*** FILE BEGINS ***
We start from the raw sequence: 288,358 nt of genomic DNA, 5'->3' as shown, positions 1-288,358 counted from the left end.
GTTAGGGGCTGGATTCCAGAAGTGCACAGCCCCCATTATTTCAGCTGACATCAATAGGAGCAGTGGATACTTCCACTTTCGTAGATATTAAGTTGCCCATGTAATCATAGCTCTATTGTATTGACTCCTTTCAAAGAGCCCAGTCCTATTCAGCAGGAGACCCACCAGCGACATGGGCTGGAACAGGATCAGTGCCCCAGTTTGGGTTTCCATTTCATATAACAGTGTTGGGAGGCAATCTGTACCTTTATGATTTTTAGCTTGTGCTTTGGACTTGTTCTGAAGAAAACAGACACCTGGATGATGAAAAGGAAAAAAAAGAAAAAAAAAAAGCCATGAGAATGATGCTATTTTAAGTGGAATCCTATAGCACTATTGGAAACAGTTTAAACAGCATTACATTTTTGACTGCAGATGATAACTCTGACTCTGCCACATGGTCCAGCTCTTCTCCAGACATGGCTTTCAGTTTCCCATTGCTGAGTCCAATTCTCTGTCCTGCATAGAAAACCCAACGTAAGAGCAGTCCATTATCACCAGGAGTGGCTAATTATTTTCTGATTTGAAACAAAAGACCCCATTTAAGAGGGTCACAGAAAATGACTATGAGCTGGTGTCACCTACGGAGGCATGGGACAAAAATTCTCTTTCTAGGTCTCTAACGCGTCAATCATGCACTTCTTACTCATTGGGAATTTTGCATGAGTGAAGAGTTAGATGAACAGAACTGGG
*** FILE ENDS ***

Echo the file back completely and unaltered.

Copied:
We start from the raw sequence: 288,358 nt of genomic DNA, 5'->3' as shown, positions 1-288,358 counted from the left end.
GTTAGGGGCTGGATTCCAGAAGTGCACAGCCCCCATTATTTCAGCTGACATCAATAGGAGCAGTGGATACTTCCACTTTCGTAGATATTAAGTTGCCCATGTAATCATAGCTCTATTGTATTGACTCCTTTCAAAGAGCCCAGTCCTATTCAGCAGGAGACCCACCAGCGACATGGGCTGGAACAGGATCAGTGCCCCAGTTTGGGTTTCCATTTCATATAACAGTGTTGGGAGGCAATCTGTACCTTTATGATTTTTAGCTTGTGCTTTGGACTTGTTCTGAAGAAAACAGACACCTGGATGATGAAAAGGAAAAAAAAGAAAAAAAAAAAGCCATGAGAATGATGCTATTTTAAGTGGAATCCTATAGCACTATTGGAAACAGTTTAAACAGCATTACATTTTTGACTGCAGATGATAACTCTGACTCTGCCACATGGTCCAGCTCTTCTCCAGACATGGCTTTCAGTTTCCCATTGCTGAGTCCAATTCTCTGTCCTGCATAGAAAACCCAACGTAAGAGCAGTCCATTATCACCAGGAGTGGCTAATTATTTTCTGATTTGAAACAAAAGACCCCATTTAAGAGGGTCACAGAAAATGACTATGAGCTGGTGTCACCTACGGAGGCATGGGACAAAAATTCTCTTTCTAGGTCTCTAACGCGTCAATCATGCACTTCTTACTCATTGGGAATTTTGCATGAGTGAAGAGTTAGATGAACAGAACTGGG